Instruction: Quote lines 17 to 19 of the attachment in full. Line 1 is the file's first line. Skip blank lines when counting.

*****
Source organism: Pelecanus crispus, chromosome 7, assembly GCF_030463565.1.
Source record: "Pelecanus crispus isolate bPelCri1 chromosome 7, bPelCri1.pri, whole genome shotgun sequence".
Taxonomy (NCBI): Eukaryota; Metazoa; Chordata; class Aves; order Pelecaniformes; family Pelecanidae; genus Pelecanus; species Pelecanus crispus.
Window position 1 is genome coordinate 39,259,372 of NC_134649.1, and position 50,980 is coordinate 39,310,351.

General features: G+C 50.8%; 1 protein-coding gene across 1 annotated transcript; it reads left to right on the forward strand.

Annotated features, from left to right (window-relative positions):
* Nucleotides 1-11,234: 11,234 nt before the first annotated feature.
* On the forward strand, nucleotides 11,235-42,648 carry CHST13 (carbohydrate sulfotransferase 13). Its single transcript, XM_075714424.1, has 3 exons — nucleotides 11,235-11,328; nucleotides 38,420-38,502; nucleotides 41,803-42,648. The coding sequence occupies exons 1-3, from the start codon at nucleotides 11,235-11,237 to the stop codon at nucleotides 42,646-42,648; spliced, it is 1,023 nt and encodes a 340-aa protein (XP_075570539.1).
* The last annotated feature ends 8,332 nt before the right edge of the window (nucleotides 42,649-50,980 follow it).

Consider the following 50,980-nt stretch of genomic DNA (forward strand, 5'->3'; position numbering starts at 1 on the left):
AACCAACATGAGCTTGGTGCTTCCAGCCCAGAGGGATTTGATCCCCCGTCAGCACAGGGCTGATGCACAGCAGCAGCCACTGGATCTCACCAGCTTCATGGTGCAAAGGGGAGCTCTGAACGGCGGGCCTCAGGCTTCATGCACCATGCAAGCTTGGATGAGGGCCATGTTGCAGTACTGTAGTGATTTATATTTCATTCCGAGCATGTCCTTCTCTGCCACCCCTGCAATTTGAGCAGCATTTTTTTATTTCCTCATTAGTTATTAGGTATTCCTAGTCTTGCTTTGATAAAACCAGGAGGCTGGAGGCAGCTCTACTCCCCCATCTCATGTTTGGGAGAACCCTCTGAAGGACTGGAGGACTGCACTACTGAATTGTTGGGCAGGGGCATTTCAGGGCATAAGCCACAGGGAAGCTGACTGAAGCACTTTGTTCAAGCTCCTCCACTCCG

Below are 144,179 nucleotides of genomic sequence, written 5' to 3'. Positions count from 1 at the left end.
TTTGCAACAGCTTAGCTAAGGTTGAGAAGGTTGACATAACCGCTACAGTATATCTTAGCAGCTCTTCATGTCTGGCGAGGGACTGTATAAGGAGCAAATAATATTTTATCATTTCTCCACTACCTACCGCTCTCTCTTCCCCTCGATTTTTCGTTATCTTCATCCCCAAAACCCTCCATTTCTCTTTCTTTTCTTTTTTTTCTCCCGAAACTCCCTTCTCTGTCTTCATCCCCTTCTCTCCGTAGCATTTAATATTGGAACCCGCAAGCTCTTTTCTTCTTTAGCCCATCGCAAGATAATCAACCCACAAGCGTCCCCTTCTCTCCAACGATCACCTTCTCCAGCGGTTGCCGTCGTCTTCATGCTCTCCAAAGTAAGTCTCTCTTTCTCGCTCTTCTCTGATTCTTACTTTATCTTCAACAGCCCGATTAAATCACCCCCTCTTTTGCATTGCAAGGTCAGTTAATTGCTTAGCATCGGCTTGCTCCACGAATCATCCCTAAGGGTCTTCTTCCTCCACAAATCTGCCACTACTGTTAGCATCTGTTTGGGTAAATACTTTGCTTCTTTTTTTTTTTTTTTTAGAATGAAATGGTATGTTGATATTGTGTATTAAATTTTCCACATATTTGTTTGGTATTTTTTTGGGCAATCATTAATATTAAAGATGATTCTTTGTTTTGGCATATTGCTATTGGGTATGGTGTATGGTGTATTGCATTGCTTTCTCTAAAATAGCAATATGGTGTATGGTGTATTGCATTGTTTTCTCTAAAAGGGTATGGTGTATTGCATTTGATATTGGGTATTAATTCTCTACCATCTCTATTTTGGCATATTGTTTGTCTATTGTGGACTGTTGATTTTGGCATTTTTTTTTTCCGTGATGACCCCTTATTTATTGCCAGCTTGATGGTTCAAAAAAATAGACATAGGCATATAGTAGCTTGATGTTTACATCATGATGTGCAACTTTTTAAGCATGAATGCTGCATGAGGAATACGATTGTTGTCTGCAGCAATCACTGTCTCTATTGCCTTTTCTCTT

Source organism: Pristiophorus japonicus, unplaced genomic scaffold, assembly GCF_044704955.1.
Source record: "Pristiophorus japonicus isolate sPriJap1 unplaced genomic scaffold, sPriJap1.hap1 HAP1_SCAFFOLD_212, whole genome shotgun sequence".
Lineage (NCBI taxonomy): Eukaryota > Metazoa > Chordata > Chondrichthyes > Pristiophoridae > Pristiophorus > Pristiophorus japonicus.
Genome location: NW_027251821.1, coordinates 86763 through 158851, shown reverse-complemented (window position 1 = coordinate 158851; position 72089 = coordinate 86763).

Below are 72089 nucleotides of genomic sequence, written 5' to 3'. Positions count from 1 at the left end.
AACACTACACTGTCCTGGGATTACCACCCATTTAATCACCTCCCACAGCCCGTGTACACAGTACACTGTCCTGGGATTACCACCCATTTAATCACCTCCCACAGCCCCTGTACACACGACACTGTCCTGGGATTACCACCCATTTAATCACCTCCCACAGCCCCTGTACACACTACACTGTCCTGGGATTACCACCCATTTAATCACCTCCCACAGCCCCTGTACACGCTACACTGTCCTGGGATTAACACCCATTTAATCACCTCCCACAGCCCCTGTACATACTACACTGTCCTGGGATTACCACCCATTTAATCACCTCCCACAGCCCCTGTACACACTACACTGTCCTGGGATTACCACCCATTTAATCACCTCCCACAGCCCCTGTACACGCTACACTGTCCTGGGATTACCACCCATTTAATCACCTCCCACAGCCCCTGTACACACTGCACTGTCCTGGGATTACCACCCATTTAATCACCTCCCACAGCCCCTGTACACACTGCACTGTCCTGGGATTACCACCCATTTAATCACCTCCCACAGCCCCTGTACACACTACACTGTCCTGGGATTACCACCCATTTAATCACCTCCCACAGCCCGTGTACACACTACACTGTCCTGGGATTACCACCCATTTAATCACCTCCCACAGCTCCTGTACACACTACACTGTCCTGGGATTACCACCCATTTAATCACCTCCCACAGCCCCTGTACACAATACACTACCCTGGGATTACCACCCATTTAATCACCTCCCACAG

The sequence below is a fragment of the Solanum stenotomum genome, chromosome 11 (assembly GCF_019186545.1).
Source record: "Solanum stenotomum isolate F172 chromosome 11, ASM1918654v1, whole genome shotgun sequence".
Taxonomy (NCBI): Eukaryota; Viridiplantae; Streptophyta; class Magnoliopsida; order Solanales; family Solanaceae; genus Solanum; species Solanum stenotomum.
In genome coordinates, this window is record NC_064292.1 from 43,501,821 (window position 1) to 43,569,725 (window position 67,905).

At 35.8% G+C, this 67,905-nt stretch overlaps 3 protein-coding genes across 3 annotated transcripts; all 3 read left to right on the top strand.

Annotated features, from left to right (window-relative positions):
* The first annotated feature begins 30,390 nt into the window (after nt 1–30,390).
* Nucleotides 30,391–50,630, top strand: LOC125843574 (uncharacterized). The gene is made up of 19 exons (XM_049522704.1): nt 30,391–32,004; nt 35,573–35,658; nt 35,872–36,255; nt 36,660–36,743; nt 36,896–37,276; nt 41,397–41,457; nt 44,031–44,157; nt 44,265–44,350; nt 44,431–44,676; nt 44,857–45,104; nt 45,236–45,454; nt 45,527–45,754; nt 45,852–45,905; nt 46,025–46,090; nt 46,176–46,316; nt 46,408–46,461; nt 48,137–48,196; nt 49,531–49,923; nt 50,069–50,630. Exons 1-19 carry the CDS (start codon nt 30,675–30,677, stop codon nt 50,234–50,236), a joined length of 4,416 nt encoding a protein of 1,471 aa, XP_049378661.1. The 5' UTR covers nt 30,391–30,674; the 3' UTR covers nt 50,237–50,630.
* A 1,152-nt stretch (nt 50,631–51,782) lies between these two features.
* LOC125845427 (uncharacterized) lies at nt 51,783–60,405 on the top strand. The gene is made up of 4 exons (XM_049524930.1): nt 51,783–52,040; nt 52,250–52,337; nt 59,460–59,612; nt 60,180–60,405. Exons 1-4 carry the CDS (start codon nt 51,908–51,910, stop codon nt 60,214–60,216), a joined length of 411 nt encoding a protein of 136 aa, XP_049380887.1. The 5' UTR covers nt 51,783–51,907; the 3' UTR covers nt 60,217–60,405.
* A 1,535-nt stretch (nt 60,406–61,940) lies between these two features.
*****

Genome location: NW_027251821.1, coordinates 86763 through 158851, shown reverse-complemented (window position 1 = coordinate 158851; position 72089 = coordinate 86763).

Below are 72089 nucleotides of genomic sequence, written 5' to 3'. Positions count from 1 at the left end.
AACACTACACTGTCCTGGGATTACCACCCATTTAATCACCTCCCACAGCCCGTGTACACAGTACACTGTCCTGGGATTACCACCCATTTAATCACCTCCCACAGCCCCTGTACACACGACACTGTCCTGGGATTACCACCCATTTAATCACCTCCCACAGCCCCTGTACACACTACACTGTCCTGGGATTACCACCCATTTAATCACCTCCCACAGCCCCTGTACACGCTACACTGTCCTGGGATTAACACCCATTTAATCACCTCCCACAGCCCCTGTACATACTACACTGTCCTGGGATTACCACCCATTTAATCACCTCCCACAGCCCCTGTACACACTACACTGTCCTGGGATTACCACCCATTTAATCACCTCCCACAGCCCCTGTACACGCTACACTGTCCTGGGATTACCACCCATTTAATCACCTCCCACAGCCCCTGTACACACTGCACTGTCCTGGGATTACCACCCATTTAATCACCTCCCACAGCCCCTGTACACACTGCACTGTCCTGGGATTACCACCCATTTAATCACCTCCCACAGCCCCTGTACACACTACACTGTCCTGGGATTACCACCCATTTAATCACCTCCCACAGCCCGTGTACACACTACACTGTCCTGGGATTACCACCCATTTAATCACCTCCCACAGCTCCTGTACACACTACACTGTCCTGGGATTACCACCCATTTAATCACCTCCCACAGCCCCTGTACACAATACACTACCCTGGGATTACCACCCATTTAATCACCTCCCACAG